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Thread: Reflections

  1. #1

    Reflections

    Well it was another typical UK summers day today. Sticky hot and lashings of rain. Trying not to be too dispirited I dragged a black shiny shelf out of the garage (it had fallen off the wall), set up my tripod, flash and reflector and had a bash. Varying results so C&C most welcome.

    No 1. I have also created blue and green tint versions but I quite liked the gold.
    Reflections

    No2
    Reflections

    No3. Not sure I should give the kids their dinner money back...they dont seem to have missed it
    Reflections

    No4.
    Reflections

  2. #2
    Moderator Dave Humphries's Avatar
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    Re: Reflections

    Hi Steve,

    Another series to put me to shame for not getting the camera out today.

    Sticky warm and cloudy here (Windsor), no rain.
    Firstly, let me say these are all good shots and I'm only picking on the small things because a) that's all that's wrong with them and b) because I know you want to improve and if we don't give feedback, that probably won't happen.

    I think No.1 is my favourite, also technically the best; I don't think I can fault it.
    I had to think what it was - a tent 'peg' or ground anchor for something, am I right?

    No.2 leaves one wondering how it is supported, this is probably deliberate.
    There's a few surface dust spots visible.

    No.3 has a few more dust spots on the surface and also looks like the flash has caught some airborne dust leading to pale, de-focussed spots in some places - either that or the healing/clone tool was used with a different colour donor reference to what it was covering.

    No.4, the apple, has similar problems to No.3 but not so bad, although there also seems to be more blotchiness in the background above the apple.

    I know the PP side isn't what you find most rewarding, but it seems to be the limiting factor in some of your images, especially if you turn them round quickly like these, I'm you could do better with more time.
    Having said that, I can't help feeling you get more out of photography from having done something, than do I, having not even tried, so on that basis, maybe I should keep quiet.

    Hope that helps,

  3. #3

    Re: Reflections

    Dave

    As usual a really useful set of comments. To be honest I was most pleased with No 1. It required very little processing. In fact apart from temperature change and some sharpening that was it. It is some kind of ground anchor I had hanging in the garage. I cannot remember for the life of me what it was for. No2 (as with all these images) was taken on a very shiny black surface to get the reflections. Being black and made from some kind of plastic it attracts dust like a dyson. It took a fair bit of messing about with the lighting set up so as not to get glare. Eventually did it with hand held flash with -1 stop flash exposure compensation and a silver reflector sited to the right of the subject and pointing slightly toward the subject. I am going to use white reflector next time since everything ended up with a blue hue.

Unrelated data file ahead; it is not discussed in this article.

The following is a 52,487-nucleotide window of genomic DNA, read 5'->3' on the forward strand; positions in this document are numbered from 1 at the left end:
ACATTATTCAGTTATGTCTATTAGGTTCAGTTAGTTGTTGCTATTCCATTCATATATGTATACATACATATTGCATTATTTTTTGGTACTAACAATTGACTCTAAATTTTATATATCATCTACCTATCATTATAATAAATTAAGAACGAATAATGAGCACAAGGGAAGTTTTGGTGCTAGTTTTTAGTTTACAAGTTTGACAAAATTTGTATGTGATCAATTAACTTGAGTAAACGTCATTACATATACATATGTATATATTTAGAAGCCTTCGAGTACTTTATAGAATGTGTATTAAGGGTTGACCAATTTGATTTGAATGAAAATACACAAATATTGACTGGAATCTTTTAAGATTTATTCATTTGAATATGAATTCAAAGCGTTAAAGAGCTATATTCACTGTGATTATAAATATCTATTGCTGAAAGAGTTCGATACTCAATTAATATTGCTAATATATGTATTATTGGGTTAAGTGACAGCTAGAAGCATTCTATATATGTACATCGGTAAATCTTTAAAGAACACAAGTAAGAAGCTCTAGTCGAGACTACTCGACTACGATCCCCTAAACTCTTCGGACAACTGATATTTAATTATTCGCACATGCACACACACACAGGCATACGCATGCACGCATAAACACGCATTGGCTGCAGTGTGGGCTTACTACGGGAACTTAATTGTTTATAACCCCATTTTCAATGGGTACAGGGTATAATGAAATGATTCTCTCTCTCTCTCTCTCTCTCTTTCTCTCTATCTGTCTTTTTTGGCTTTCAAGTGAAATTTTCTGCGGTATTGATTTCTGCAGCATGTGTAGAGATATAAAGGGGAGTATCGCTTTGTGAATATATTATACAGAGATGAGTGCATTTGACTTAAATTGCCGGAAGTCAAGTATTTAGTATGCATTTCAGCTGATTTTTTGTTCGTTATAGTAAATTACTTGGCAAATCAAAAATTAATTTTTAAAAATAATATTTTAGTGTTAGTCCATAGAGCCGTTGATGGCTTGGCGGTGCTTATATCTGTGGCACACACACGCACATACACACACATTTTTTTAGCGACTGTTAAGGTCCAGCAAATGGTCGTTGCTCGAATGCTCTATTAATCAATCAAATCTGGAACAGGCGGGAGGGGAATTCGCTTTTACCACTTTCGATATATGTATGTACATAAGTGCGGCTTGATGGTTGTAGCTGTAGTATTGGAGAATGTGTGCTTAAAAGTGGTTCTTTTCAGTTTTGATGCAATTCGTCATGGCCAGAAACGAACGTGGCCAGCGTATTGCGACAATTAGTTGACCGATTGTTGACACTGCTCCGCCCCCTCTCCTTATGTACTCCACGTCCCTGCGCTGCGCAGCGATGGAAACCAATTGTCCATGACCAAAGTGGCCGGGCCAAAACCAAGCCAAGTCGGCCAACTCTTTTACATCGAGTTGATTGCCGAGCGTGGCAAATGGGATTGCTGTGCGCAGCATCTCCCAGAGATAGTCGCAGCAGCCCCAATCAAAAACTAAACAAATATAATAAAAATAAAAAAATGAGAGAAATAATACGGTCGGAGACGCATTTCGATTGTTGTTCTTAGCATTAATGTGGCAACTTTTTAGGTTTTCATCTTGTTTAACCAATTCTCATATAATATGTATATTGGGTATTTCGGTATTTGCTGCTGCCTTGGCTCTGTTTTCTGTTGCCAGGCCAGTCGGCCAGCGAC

No 4 did need some cloning as there was a lighter strip at the top of the image. This was caused by stray light fron a window I think. I am not a dab hand at cloning and always end up a little blotchy. I just need to be more patient I guess. I can only see the blotches on the original at full size so your eyesight is much better than mine. I always seem to be in a hurry with the processing. There is little time to sit and take time over it. I agree that it is a limiting factor but I also need to get much better at exposing the images better and composing them in camera.

    Cheers

    Steve

  4. #4
    Moderator Dave Humphries's Avatar
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    Re: Reflections

    Hi Steve,

    I can understand the problems - and I'm dying to say "blue hue to you too", I dunno why

    On a more productive front; have you got any anti-static solution, or one of those vinyl LP zapper guns for the plastic sheet? (for next time)

    On the cloning front, it's easy to get a mindset that the brush size should only be 'so' big, one trick I've learnt recently is that if you have a large area to tackle, start it with a huge brush size (e.g. 30-50% picture size); a few click of the ] soon makes it big, do the majority, with a feathered edge if need be. Then reduce the size, with a few [, and get between any bits you need to. Again, doing it at less than 100% opacity and building up with several passes, possibly from different donor Alt-click points can help with avoiding visible repeat patterns.

    Not sure my eyes are that good, I just found viewing the laptop LCD slightly above perpendicular (which normally lifts the perceived black point), accentuated the defects in No.4.

    Cheers,

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